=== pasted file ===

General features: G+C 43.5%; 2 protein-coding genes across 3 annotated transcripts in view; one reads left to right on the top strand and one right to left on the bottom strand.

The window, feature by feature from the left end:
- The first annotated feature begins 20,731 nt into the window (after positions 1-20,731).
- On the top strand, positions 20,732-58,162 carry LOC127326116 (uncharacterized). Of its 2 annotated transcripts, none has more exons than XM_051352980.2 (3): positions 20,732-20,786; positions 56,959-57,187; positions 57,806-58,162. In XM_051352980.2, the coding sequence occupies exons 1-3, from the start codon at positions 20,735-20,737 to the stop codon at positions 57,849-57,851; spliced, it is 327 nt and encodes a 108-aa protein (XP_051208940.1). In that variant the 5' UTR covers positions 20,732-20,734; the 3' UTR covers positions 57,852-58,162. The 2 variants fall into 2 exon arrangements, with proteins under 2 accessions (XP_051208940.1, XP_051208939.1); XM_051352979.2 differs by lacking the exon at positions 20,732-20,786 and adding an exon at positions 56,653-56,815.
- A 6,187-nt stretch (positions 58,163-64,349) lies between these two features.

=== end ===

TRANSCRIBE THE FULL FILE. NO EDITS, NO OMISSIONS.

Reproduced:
General features: G+C 43.5%; 2 protein-coding genes across 3 annotated transcripts in view; one reads left to right on the top strand and one right to left on the bottom strand.

The window, feature by feature from the left end:
- The first annotated feature begins 20,731 nt into the window (after positions 1-20,731).
- On the top strand, positions 20,732-58,162 carry LOC127326116 (uncharacterized). Of its 2 annotated transcripts, none has more exons than XM_051352980.2 (3): positions 20,732-20,786; positions 56,959-57,187; positions 57,806-58,162. In XM_051352980.2, the coding sequence occupies exons 1-3, from the start codon at positions 20,735-20,737 to the stop codon at positions 57,849-57,851; spliced, it is 327 nt and encodes a 108-aa protein (XP_051208940.1). In that variant the 5' UTR covers positions 20,732-20,734; the 3' UTR covers positions 57,852-58,162. The 2 variants fall into 2 exon arrangements, with proteins under 2 accessions (XP_051208940.1, XP_051208939.1); XM_051352979.2 differs by lacking the exon at positions 20,732-20,786 and adding an exon at positions 56,653-56,815.
- A 6,187-nt stretch (positions 58,163-64,349) lies between these two features.